U.S Supreme Court Intervenes In Opioids Blame Case
Patients go into doctor’s offices every day complaining of excruciating pain, expecting a solution. For many, that solution is opioids of various varieties and doses, often leading patients to ask for additional prescriptions down the road. And yes, sometimes people get addicted, and the outcomes are horrible. Prescribing doctors have taken the brunt of the blame for the opioid crisis for years now, but the U. S. Supreme Court decided it’s time to reconsider where that blame is placed.
The Drug Crisis is Real
According to the National Center for Health Statistics (NCHS), the number of fatalities related to drug overdoses has been rising steadily for decades, with well over 80,000 deaths in 2021. That number includes both prescription and illicit opioids. It’s important that both legal and illegal opioid use be noted, since about eight in ten heroin users say they previously used prescription opioids. The link between the two is tangible; heroin, which is similar chemically to prescription opioids, is simply cheaper and easier to obtain than prescriptions are. Without question, the misuse of opioid prescriptions—taking it other than the way it was prescribed, taking the medicine that was prescribed to someone else, or taking it simply to get high rather than for its intended purpose—is definitely one factor that leads to the use of heroin or other illicit drugs.
The Case of Dr. Shakeel Kahn
Dr. Shakeel Kahn was convicted of prescribing opioids unlawfully in 2019, and was sentenced to 25 years in prison after being found guilty of the unlawful distribution of prescription medications and additional charges. But a federal appeals court overturned that ruling following the Supreme Court’s ruling that jurors had received improper instructions in the case, raising the bar for prosecutors in similar cases across the country.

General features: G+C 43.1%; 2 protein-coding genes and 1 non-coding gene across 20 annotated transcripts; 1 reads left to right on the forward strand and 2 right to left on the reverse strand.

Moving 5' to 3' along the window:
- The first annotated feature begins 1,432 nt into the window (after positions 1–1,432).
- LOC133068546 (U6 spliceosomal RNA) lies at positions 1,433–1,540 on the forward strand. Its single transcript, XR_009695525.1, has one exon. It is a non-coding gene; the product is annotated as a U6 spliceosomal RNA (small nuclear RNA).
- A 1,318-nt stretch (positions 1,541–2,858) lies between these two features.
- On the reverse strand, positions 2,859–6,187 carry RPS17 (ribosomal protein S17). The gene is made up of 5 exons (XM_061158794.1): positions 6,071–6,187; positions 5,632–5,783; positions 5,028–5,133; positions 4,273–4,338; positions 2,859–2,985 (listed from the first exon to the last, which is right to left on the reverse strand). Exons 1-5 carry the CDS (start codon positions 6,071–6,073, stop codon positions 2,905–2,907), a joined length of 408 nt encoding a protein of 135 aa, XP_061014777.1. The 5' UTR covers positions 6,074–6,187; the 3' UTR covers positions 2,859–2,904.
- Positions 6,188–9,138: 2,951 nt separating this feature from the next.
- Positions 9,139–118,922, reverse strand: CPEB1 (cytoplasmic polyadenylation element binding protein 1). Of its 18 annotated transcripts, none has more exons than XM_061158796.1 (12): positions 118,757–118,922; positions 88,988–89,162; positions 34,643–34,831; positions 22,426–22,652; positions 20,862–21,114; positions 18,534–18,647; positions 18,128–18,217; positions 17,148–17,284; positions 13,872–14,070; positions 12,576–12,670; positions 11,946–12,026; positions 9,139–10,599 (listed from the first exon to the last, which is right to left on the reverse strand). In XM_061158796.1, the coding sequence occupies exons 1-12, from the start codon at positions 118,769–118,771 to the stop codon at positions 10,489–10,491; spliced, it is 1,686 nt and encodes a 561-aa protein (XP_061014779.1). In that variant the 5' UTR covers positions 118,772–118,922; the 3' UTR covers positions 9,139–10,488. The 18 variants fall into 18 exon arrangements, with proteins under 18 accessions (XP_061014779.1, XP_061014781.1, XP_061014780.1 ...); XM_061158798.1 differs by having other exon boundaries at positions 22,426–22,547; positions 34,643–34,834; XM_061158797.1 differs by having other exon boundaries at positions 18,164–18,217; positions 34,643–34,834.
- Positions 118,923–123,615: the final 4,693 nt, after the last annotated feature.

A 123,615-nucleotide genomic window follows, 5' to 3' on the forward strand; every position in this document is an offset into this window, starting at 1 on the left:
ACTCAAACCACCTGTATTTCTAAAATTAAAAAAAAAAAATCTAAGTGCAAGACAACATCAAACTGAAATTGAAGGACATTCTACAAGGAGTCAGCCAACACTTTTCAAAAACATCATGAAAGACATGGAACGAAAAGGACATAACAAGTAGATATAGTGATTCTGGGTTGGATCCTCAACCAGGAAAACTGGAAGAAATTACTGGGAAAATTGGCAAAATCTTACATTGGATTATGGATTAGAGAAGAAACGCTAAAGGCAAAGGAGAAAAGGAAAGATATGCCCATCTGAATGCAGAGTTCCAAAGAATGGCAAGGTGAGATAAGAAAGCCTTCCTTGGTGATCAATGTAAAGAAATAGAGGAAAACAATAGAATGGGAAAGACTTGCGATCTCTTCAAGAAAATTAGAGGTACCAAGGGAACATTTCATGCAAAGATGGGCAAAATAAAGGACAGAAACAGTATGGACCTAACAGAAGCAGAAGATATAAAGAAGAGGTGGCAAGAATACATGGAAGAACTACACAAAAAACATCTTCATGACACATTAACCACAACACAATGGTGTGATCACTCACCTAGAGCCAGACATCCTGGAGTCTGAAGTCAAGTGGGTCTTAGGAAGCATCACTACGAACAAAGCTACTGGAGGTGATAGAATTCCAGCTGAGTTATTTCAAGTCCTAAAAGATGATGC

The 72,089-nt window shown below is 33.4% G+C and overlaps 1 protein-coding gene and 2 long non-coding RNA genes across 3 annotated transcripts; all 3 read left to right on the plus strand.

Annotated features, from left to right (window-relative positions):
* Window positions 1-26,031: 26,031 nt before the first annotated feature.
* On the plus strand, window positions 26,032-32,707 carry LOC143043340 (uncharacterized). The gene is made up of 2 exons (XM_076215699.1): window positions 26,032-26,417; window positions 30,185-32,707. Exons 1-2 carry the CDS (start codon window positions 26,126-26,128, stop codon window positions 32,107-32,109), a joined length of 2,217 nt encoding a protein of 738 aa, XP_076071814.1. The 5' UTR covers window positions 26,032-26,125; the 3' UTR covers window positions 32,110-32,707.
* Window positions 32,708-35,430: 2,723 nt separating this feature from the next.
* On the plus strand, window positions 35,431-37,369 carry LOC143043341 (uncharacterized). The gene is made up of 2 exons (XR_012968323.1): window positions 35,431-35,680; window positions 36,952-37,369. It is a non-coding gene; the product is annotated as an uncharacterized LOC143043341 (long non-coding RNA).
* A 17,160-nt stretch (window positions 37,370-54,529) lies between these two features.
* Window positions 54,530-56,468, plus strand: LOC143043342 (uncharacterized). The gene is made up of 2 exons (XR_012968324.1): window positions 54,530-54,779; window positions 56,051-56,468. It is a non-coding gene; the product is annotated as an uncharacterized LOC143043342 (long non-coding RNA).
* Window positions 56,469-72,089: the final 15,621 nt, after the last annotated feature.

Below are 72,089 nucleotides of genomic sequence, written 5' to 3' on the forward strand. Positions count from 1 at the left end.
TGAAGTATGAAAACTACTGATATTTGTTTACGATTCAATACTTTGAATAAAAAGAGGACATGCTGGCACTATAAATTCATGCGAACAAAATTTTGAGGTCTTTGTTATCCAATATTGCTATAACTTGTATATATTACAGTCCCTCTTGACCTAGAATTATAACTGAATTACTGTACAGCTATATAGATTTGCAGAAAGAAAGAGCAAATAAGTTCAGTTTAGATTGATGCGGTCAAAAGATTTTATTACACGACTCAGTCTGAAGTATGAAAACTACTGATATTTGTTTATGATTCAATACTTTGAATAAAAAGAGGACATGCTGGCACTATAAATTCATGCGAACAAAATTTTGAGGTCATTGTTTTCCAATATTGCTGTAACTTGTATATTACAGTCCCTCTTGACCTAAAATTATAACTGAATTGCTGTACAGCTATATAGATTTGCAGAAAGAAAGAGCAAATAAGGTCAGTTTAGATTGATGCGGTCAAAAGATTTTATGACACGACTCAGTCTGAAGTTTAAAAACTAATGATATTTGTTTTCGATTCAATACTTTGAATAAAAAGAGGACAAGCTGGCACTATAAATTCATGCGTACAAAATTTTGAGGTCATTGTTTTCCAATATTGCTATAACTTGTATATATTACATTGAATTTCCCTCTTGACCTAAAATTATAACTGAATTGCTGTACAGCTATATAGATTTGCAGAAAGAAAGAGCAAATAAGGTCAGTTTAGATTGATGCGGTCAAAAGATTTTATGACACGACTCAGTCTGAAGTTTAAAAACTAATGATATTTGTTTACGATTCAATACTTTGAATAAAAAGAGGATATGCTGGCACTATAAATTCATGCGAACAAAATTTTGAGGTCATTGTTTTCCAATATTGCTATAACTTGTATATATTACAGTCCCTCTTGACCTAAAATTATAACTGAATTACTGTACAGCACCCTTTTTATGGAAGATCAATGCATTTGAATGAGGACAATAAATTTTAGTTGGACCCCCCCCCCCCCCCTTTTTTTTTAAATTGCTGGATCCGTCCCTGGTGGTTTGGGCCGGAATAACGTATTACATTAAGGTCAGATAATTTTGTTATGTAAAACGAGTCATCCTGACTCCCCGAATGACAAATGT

Prescription Requirements in Nevada
Here in Nevada, there are specific rules to which doctors must adhere prior to making any initial prescriptions for controlled substances (CS) outside of hospice care, palliative care, cancer care, and sickle cell care:
- There must be a genuine doctor/patient relationship;
- A diagnosis and treatment plan must be established;
- A risk assessment must be completed;
- There must be a check to see if the patient has any other prescriptions for the CS;
- Other options should be presented;
- Adhere to limits as to dosage and supply;
- Patients must sign informed consent.
The Defense You Deserve
If you are a physician who has prescribed controlled substances, you are not alone. Patients often require and/or demand these medications. Sometimes, they result in drug dependencies. Is that the fault of the prescribing doctor? The Supreme Court is now providing doctors a little more leeway when addressing that question. At Lobo Law, our experienced Las Vegas criminal defense attorneys are prepared to put together a vigorous defense for you. Schedule a confidential consultation in our office today.